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I'm trying to pass child data to parent on an onClick event that happens in a parent button.

I have a basic mock defined below to explain what I'm trying to achieve.

const Parent = () => {

    const childData = (data) => {
        console.log(data);
    }

    const receiveData = () => {
        childData();
    }

    return (
        <>
            <button onClick={receiveData}>Receive Child Data</button>
            <Child onParentClick={childData} />
        </>
    )
}

const Child = ({onParentClick}) => {
    // Trigger onParentClick here to pass some data to parent
    return (
        // something
    )
}

How can I achieve this?

0
class Parent extends Component {
  passDataToParent = data => {
    console.log(data);
  }
  render() {
    return (
      <Child passDataToParent={this.passDataToParent} />
    );
  }
}

const Child = props => {
  buttonClick = () => {
    const data = {
      a: 1
    };
    props.passDataToParent(data);
  };
  return (
    <Button onClick={buttonClick} />
  )
}
  • See that's the thing I don't want to have a button in child. – ZeroDarkThirty Jun 13 at 3:26
  • Somehow you need to have an event trigger/listener in the child component to send its data to its parent component. – Ken Ryan Labso Jun 13 at 3:29
  • 1
    Can we know why you don't want to put your button in your child? Cause that's your only way to pass those data to the parent. – JkAlombro Jun 13 at 3:44
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You can do something like this with callbacks (this example is using hooks)..

Edit: this does feel like an 'anti-pattern' to me though... It has been my understanding that React is meant for one way data flow from the top down.. (eg. why this is so tricky to accomplish, use of 'higher order components', etc..).. Furthermore, this doesn't necessarily "pass" data up to the parent.. it would be more appropriate to say 'a reference to a child function is being passed to the parent'.. the parent just calls the child function. Meaning "data" is not passed, rather the function itself.. Please correct me if I am wrong... I am fairly new to React. Finally, I do not understand the use case for something like this -- in which scenario does one need to use this "paradigm"?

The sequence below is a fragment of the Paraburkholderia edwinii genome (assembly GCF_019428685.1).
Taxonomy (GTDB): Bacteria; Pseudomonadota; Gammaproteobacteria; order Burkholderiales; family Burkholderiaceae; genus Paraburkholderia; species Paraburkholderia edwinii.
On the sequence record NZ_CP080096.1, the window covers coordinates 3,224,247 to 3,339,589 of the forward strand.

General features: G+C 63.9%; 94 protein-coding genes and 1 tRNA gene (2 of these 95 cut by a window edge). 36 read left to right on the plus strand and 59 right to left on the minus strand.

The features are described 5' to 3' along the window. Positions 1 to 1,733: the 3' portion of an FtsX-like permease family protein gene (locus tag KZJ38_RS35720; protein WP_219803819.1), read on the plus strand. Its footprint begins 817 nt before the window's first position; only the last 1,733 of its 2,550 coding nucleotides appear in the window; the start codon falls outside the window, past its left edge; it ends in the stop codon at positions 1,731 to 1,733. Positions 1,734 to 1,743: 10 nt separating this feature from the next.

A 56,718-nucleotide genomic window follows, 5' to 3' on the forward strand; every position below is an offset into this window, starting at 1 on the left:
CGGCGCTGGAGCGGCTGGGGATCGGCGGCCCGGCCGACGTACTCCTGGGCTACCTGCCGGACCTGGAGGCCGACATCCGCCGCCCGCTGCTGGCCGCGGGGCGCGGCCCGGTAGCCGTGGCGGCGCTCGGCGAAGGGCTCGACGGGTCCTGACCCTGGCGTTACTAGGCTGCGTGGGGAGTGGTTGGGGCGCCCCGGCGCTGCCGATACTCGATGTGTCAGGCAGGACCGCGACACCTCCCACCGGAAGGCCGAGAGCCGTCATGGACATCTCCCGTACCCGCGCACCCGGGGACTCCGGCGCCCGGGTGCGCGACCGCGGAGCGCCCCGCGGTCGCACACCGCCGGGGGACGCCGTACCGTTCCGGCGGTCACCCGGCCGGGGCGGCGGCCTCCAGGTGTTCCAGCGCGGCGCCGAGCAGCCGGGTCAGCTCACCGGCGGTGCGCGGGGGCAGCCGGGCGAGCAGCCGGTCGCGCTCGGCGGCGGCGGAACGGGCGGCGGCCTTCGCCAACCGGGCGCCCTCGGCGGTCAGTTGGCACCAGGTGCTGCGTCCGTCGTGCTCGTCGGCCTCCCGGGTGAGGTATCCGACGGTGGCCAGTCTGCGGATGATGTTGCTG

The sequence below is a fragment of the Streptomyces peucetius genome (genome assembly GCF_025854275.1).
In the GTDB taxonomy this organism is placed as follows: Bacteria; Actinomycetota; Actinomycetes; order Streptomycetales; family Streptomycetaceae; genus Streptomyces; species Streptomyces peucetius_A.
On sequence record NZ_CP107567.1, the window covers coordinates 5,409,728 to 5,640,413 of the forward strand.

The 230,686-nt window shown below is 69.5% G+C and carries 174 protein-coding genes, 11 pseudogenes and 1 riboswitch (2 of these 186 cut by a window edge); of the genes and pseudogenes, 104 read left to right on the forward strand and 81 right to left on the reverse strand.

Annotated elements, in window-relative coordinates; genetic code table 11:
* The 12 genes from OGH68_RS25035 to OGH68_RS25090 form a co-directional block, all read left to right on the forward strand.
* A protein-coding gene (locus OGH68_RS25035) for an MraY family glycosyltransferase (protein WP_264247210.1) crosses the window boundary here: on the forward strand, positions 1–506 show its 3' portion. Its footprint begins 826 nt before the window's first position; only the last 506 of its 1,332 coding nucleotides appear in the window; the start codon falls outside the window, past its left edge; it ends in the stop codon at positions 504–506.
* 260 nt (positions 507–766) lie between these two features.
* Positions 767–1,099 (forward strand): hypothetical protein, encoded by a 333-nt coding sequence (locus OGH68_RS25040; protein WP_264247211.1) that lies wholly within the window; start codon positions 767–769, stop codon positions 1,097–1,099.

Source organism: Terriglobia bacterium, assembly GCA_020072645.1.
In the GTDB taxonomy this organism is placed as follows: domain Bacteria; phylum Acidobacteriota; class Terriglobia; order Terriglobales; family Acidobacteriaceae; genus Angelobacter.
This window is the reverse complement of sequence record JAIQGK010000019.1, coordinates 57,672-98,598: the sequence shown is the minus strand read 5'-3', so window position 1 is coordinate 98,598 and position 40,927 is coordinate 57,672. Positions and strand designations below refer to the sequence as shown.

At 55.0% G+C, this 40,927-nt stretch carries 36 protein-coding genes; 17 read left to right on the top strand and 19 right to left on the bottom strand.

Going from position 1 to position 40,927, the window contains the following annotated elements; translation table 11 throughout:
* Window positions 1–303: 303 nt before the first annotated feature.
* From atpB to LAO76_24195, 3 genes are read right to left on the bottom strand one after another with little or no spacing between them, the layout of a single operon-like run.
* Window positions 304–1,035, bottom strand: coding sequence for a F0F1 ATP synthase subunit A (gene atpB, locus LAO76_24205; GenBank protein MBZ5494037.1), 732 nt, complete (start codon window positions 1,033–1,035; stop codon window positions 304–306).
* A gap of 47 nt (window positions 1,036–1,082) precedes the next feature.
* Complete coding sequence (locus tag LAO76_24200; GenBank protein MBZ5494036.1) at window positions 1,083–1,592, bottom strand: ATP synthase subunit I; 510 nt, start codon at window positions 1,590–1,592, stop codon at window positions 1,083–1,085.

[CodePen Mirror]

// Parent
const Parent = () => {
  let child;
  
  function getChildData(callbacks){
    child = callbacks;
  }

    return (
      <div>
        <button onClick={() => child.getData()}>Retreive Child Data</button>
        <Child onRetreiveChildData={callbacks => getChildData(callbacks)} />
      </div>
    );
}

// Child
const Child = ({ onRetreiveChildData }) => {
  const [state, setState] = React.useState({
    data: "Default Child Data"
  });

  if (onRetreiveChildData) {
    onRetreiveChildData({
      getData: () => getData("Data from Child: " + Math.random())
    });
  }
  
  function getData(data){
    setState({ data: data });
  };

  return (
    <pre>{state.data}</pre>
  )
};


ReactDOM.render(<Parent />, document.getElementById("root"));
<script src="https://cdnjs.cloudflare.com/ajax/libs/react/16.8.3/umd/react.production.min.js"></script>
<script src="https://cdnjs.cloudflare.com/ajax/libs/react-dom/16.8.3/umd/react-dom.production.min.js"></script>

<div id='root' style='width: 100%; height: 100%'>
</div>

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